Education diary: Teaching union bosses on the naughty step

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The Independent Online

The bosses of the two biggest teaching unions find themselves on the naughty step. Steve Sinnott, general secretary of the NUT, and Chris Keates, general secretary of the NASUWT, failed to turn up to the Children, Schools and Families select committee last week. "Two witnesses on Monday failed to show, in one case giving no excuse, and the other with a rather poor excuse," said Barry Sheerman, the chairman. Tut, tut! Sheerman sent stern letters to the absentees, telling them that to treat this committee with such contempt was "really very poor". Placing Sinnott and Keates in a pantheon of wrongdoers, Sheerman said people could remember Arthur Scargill not wanting to give evidence to the energy committee and the Maxwell twins at the Public Accounts Committee, but it was really very rare.

Sheerman then turned his attention to Jim Knight, the schools minister who, it emerged, had invited himself along to give evidence with Sir Bruce Liddington, the schools commissioner. Couldn't Sir Bruce give evidence on his own? "We just think ministers should be accountable," replied Knight, with gusto.

Sheerman, sensing impudence, gave him a severe look. After all, senior officials always turn up for a grilling without a ministerial chaperone. "You wouldn't be trying to set a precedent here?" Sheerman asked, hands on hips, right foot tapping.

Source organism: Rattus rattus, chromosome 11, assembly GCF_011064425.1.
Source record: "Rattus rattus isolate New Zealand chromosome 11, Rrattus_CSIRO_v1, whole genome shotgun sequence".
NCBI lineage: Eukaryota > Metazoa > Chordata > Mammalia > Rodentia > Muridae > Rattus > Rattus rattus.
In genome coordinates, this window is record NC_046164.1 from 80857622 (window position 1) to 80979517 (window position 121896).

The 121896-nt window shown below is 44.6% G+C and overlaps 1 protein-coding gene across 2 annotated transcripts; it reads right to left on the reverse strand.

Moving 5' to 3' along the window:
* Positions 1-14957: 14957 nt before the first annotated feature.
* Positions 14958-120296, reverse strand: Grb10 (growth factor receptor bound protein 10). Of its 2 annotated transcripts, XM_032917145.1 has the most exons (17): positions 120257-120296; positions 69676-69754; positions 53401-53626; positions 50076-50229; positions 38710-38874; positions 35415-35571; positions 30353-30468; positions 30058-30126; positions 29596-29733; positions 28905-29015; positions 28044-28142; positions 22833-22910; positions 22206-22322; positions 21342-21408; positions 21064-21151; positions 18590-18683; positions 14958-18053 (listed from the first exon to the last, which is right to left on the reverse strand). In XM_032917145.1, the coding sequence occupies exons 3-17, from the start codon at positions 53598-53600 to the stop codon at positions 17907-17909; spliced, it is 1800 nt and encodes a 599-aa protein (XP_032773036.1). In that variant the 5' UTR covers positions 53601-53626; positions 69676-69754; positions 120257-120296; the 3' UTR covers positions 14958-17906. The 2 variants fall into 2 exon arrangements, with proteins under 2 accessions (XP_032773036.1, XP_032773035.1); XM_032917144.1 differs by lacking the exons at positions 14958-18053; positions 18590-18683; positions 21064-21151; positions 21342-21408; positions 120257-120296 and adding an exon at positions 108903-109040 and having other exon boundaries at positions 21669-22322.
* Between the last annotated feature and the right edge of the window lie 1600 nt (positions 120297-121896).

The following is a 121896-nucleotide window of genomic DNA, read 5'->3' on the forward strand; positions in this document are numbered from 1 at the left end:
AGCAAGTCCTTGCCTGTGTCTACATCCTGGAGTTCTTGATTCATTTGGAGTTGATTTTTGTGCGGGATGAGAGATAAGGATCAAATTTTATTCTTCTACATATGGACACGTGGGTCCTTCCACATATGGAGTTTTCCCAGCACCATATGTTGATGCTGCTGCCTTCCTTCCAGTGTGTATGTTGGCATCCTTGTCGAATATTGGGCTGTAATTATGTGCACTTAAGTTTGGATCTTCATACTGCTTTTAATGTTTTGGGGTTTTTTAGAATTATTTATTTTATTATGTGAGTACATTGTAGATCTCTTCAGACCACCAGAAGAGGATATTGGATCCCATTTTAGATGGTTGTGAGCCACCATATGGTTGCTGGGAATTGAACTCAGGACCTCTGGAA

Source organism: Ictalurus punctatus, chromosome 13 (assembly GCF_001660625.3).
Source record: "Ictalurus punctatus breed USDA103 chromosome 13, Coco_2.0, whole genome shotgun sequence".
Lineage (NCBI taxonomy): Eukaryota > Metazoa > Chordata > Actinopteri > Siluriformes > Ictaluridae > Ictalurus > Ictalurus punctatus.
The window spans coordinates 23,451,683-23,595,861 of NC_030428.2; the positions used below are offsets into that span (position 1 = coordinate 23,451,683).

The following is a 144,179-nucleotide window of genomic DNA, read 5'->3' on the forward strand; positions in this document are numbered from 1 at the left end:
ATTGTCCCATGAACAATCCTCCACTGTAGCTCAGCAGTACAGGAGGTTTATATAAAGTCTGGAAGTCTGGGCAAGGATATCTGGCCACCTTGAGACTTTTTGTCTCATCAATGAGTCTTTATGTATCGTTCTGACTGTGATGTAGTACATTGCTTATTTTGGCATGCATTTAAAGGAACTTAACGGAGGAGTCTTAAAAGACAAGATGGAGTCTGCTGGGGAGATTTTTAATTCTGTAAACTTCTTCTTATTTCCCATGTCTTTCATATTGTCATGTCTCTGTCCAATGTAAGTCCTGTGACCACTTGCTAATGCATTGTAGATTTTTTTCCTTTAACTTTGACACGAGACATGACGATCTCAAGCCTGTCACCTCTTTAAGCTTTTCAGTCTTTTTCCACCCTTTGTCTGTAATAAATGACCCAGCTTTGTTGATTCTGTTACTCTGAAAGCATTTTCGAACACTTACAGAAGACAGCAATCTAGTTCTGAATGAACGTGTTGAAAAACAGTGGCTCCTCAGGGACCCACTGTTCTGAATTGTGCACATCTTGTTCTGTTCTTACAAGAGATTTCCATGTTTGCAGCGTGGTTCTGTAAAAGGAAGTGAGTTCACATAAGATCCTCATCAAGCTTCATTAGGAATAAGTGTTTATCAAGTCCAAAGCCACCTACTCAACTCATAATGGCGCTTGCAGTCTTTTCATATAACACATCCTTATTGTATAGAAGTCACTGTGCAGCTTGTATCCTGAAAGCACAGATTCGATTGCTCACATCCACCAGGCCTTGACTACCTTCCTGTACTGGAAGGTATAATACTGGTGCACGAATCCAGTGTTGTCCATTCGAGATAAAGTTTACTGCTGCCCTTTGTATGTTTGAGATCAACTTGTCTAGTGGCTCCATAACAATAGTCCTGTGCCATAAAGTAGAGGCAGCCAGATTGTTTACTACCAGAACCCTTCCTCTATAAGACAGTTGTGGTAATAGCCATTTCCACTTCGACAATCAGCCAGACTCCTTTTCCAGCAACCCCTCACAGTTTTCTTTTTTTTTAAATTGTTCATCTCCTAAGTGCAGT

"We certainly take your comments on board," replied Mr Knight, adding, "I wouldn't want one of your stern letters." Is there no limit to this man's chutzpah?

Gordon Brown's visit to China and India included a big higher education contingent. The PM took Richard Branson and other businessmen on his trip, but was also accompanied by five vice chancellors. They were Rick Trainor, boss of King's College London and president of Universities UK, Drummond Bone (Liverpool), John Hood (Oxford), Malcolm Grant (UCL) and Colin Campbell (Nottingham).

Their job was to promote the increasing number of exchanges and partnerships between British and Chinese universities. We hope they had fun, too – mastering chopsticks and buying themselves silk smoking jackets. Then it was on to India where Oxford's John Hood (above) announced he was setting up an Indian business centre and a new chair in Indian business studies at Said Business School. Business schools are finally realising how much we have to learn from the subcontinent.

Twitchers ahoy! This week saw the launch of the world's biggest bird survey, the RSPB Big School's Birdwatch, which runs until 1 February. Children will be setting up bird feeders, turning classrooms into bird hides, and spending time counting the feathered creatures in their school grounds. Schools are asked to identify different species and send the results to the RSPB. A press release says that schoolchildren will be "getting into position with their noses pressed up against the window this fortnight". Birdwatching, that is; not simply dreaming of a life outside the classroom. For a free schools pack visit

One independent school boosting its charitable status is Rugby. The Warwickshire school has added an search box to its intranet, allowing pupils and staff to raise cash while searching the internet. The money goes to the Arnold Foundation for Rugby School, which aims to provide funding for 40 full boarding places at the school annually, within 10 years. Let's hope the Charity Commission reads the Education diary!